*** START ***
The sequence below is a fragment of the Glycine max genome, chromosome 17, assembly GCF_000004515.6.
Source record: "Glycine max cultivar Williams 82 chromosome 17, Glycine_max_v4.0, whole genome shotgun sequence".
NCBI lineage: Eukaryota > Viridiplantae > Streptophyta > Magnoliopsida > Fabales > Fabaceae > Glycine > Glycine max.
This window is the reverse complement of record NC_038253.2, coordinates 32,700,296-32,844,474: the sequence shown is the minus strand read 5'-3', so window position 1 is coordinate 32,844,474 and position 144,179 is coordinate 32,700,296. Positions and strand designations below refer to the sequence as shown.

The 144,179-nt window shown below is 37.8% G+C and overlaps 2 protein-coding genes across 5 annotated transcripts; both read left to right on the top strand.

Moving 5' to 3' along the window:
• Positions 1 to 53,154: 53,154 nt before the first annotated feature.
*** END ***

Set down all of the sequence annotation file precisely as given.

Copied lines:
The sequence below is a fragment of the Glycine max genome, chromosome 17, assembly GCF_000004515.6.
Source record: "Glycine max cultivar Williams 82 chromosome 17, Glycine_max_v4.0, whole genome shotgun sequence".
NCBI lineage: Eukaryota > Viridiplantae > Streptophyta > Magnoliopsida > Fabales > Fabaceae > Glycine > Glycine max.
This window is the reverse complement of record NC_038253.2, coordinates 32,700,296-32,844,474: the sequence shown is the minus strand read 5'-3', so window position 1 is coordinate 32,844,474 and position 144,179 is coordinate 32,700,296. Positions and strand designations below refer to the sequence as shown.

The 144,179-nt window shown below is 37.8% G+C and overlaps 2 protein-coding genes across 5 annotated transcripts; both read left to right on the top strand.

Moving 5' to 3' along the window:
• Positions 1 to 53,154: 53,154 nt before the first annotated feature.